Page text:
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Due diligence requirements
What due diligence is necessary for buyers?
Due diligence is key for any M&A deal. A due diligence request list will typically be compiled by the buyer and include all items that it requires the seller to disclose relating to the target (and group) in order to carry out its due diligence before the acquisition, which will vary depending on the particular transaction. There may be negotiations involved between the buyer and seller over this due diligence list. However, the following will typically be considered as part of standard due diligence:
- corporate structure and minute book(s);
- taxes (if applicable);
- material agreements;
- intellectual property (if applicable); and
- environmental impact (if applicable).
Searches will also typically be carried out in relation to the company, including a search at the Registrar of Companies and the Supreme Court registry.
Specific asset due diligence will be carried out as applicable.
What information is available to buyers?
As discussed above, a due diligence request will typically be made and publicly available searches will be carried out to verify information and representations.
- The following company information is publicly available in Bermuda:
- The Registrar of Companies keeps the following documentation in relation to Bermuda incorporated companies:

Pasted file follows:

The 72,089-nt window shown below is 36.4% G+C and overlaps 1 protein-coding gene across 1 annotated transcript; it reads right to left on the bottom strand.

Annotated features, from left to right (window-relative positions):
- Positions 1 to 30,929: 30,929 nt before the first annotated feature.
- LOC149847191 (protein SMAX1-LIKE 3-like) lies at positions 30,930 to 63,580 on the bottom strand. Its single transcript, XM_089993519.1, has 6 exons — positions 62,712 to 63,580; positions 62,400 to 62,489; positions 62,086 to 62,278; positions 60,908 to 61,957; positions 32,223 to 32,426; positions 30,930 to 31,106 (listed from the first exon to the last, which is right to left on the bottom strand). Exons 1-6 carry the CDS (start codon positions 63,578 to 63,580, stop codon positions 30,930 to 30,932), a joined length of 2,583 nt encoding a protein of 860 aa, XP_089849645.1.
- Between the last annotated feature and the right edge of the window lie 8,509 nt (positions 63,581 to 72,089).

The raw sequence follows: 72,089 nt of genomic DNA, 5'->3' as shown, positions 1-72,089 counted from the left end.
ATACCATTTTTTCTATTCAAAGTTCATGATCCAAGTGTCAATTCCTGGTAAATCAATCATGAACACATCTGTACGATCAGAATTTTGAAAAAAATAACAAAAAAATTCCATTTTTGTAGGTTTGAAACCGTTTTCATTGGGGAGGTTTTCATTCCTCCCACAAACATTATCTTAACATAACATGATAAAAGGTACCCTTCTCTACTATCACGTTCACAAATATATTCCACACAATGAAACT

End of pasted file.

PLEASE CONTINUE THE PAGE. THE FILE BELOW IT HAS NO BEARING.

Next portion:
- the certificate of incorporation and memorandum of association;
- the address of the registered office;
- any prospectus or offer document that must be filed pursuant to the Companies Act 1981;
- any registered charges against the company; and
- any other filings required pursuant to the Companies Act 1981.
- Recent changes to Bermuda company law will also require companies from the end of 2016 and thereafter to file directors’ information with the Registrar of Companies.
- The Registry of the Supreme Court maintains records of legal proceedings and judgments.
- The Bermuda Stock Exchange (BSX) will have published accounts and auditors reports and any other relevant filings and announcements in respect of listed companies.
- The registered office of the company will contain the following information:
- the register of directors and officers, setting out names and addresses; and
- the register of members, setting out the names and addresses of members, details of the number of shares held, the amount paid up on the shares and the date on which the person was entered in the register of members.
What information can and cannot be disclosed when dealing with a public company?
A public company should not disclose material non-public information unless it acts within the BSX Listing Regulations and is protected by a non-disclosure agreement.
How is stakebuilding regulated?
The BSX Listing Regulations govern stakebuilding and notice must be made to the BSX in respect of any shareholder of a listed entity who:
- acquires 5% or more of the beneficial interest, control or direction; or
- has a beneficial interest or exercises control of 5% or more and acquires, in aggregate, an additional 3% or more.
Insider dealing and market manipulation are offences under Bermuda’s Criminal Code and may potentially be committed by a bidder if it possesses price sensitive information and seeks to build a stake in the target.
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